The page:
Food & Drink » Food News

10th Street Station Reopens Under New Ownership

And Schnitzel Garten brings German fare to Eagle

by and

After seven years in operation, Flatbread Community Oven decided it was time for a makeover.

"Basically, we were working too hard through our former logo to explain what it is we do," said owner Robert Lumsden.

Lumsden opened a fifth Flatbread location on Jan. 29 in the Sugar House neighborhood of Salt Lake City. The Salt Lake restaurant was the first to undergo rebranding, changing its name to Flatbread Neapolitan Pizzeria and also changing its logo, uniforms, menu and interior design. Lumsden said the rebranding will translate seamlessly across the region as Flatbread continues to expand.

In addition to the restaurant's array of wood-fired pizzas, there will be several new Neapolitan pizzas added to the menu, along with artisan salami from Creminelli Fine Meats. FNP also plans to expand its craft brew selection. The changes to Flatbread's three Treasure Valley restaurants should be finalized by March.

But one of the biggest changes for Flatbread in Boise won't happen until early January 2014, when its downtown restaurant relocates to the new Zions Bank Building on Eighth and Main streets.

FNP will take over the corner of the building's second level, overlooking Eighth Street.

"We want to be in the center of the action, and we want to make it easier for our customers to park," said Lumsden.

Even after it has relocated, FNP will still have one year left on its lease in its current location at 615 W. Main St. Lumsden said he hasn't decided what to do with the space yet.

The relocation and rebranding changes are only the beginning for FNP, he said.

"I'm heading to Denver in March to snoop around a bit," said Lumsden.

Moving from certified Neapolitan pizza to authentic German schnitzel, a new German restaurant, Schnitzel Garten, is planning to open in the former La Tapatia space at 1225 E. Winding Creek Drive in Eagle.

"I am German and I've been in the restaurant business for a long while," said owner Courtland Hugues.

The restaurant's signature dish will be schnitzel--thin-pounded veal, chicken or pork cutlets that are breaded, fried and topped with a variety of sauces.

"Jagerschnitzel, that is my signature. ... Jager means hunter and it's served with a mushroom sauce and it's mouthwatering," said Hugues.

In addition to schnitzel, the restaurant will also feature a beer garden with German beers like Paulaner, Bitburger and Konig.

Hugues hopes to have the operation up and running by April or May.

For more information call 208-283-9791 or visit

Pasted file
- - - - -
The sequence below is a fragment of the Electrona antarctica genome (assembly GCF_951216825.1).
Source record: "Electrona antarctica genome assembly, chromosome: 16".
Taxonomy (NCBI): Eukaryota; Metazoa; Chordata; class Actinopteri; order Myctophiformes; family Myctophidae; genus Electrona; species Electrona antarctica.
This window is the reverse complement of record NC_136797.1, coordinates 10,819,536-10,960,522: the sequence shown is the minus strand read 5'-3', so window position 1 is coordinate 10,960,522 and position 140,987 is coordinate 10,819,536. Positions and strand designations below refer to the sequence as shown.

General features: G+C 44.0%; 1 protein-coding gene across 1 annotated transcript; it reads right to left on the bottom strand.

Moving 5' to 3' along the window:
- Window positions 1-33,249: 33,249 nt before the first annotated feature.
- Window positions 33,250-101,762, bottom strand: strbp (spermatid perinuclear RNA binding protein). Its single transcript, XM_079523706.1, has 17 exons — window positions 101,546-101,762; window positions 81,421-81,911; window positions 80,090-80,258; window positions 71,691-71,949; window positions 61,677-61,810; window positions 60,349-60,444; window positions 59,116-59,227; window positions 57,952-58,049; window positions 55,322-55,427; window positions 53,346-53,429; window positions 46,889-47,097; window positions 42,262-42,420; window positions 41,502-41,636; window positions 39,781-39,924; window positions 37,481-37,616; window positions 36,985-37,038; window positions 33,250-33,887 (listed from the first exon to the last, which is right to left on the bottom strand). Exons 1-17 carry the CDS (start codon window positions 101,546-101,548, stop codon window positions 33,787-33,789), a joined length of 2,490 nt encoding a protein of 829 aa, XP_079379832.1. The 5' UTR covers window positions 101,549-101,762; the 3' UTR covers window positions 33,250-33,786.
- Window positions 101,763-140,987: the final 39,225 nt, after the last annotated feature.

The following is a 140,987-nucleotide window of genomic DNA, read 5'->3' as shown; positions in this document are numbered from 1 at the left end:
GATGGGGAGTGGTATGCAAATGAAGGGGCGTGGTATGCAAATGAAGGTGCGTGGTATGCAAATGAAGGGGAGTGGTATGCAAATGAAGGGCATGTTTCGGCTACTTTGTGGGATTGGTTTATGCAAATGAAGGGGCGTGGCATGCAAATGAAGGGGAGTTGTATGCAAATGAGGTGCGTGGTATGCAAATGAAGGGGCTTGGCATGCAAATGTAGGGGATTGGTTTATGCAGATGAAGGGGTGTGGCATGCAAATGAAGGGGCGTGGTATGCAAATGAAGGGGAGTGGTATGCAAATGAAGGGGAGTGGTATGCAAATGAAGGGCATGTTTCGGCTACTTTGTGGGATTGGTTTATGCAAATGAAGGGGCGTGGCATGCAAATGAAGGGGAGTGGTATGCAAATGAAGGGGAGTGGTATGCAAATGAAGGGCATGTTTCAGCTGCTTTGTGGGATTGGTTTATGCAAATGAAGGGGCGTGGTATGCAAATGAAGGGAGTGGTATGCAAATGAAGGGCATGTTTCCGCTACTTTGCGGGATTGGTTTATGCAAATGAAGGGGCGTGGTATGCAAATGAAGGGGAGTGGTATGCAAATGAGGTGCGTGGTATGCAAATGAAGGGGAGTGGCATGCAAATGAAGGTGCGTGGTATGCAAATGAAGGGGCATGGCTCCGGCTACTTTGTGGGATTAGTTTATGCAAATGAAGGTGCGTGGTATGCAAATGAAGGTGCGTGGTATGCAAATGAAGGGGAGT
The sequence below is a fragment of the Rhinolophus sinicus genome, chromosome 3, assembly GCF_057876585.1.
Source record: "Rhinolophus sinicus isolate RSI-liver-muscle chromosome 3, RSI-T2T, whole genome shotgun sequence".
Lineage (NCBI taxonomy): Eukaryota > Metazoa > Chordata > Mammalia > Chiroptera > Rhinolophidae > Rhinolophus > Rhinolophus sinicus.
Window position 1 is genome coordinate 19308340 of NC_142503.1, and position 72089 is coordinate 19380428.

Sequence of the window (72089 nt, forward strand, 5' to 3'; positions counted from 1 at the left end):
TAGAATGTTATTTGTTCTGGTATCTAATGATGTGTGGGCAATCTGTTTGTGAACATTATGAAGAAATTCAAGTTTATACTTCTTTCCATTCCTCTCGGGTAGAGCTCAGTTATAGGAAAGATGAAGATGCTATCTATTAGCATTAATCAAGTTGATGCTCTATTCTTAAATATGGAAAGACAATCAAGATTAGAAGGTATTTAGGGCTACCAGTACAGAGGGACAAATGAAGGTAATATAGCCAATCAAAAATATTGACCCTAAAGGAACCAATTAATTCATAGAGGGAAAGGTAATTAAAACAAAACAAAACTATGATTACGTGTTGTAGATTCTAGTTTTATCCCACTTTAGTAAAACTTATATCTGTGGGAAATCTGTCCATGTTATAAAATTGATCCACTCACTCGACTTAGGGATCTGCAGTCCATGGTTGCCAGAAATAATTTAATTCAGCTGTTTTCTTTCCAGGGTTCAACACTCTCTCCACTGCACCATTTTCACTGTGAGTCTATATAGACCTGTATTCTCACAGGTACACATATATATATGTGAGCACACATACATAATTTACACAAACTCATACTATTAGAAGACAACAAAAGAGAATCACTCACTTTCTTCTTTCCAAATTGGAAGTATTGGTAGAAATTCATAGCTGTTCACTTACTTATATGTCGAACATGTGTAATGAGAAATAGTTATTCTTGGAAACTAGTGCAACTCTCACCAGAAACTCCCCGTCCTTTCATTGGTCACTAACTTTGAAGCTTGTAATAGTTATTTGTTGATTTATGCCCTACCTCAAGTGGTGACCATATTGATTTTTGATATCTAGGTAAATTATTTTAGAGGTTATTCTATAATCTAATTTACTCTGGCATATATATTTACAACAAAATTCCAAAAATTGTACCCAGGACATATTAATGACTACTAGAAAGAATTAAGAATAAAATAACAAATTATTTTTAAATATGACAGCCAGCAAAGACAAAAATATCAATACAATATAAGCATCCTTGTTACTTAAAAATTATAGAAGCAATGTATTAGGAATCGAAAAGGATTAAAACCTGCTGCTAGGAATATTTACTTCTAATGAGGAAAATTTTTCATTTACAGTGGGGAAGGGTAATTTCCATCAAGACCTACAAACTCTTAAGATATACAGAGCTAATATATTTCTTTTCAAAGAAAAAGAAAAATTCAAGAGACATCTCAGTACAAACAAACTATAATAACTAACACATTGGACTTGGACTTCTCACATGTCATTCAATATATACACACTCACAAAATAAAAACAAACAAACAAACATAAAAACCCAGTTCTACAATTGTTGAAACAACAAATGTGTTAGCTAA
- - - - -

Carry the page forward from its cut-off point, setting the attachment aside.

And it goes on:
In closing news, Seasons Bistro, Wine Bar and Catering has shut down the bistro and wine bar sides of its business, located at 1117 E. Winding Creek Drive, Ste. 1, in Eagle. According to the restaurant's answering machine:

"Effective Feb. 12, Season's Bistro will no longer be open for dining. We will still be open for catering private functions."

For catering info, call 208-941-0771.

And in temporarily closed news, 10th Street Station, the subterranean Idanha Hotel watering hole, had to close its doors for a few days while new owner and longtime bartender Dan Krejci had the bar's liquor license transferred into his name.

"I finally got through all the ridiculous red tape and received my state, county and city licenses on [Feb. 14] so I was able to re-open," Krejci wrote.

Krejci bought the restaurant from Lynn and Carol Howell, who ran 10th Street Station since 1982.

"Lynn and Carol, I think they just didn't want to make the changes to adapt to the nonsmoking," said Krejci.

Krejci has already made a few small changes like increasing the size of the bar's beer glasses to a full pint and adding local micros on draft.

"That's one of the biggest questions that new customers are coming in here asking, 'What do you have locally?' ... Nonsmokers just have a different palate. I brought in a bunch of new bourbons, the higher-end bourbons," said Krejci.

Krejci said these moves have already increased sales.

"I did better this last December than we did the year before when you could smoke in here," said Krejci. "I think just because of the better beers and bringing in the higher-end liquor, that's what our crowd wants now. It's not the old days where people were happy with just Bud, Bud Light, Coors Light."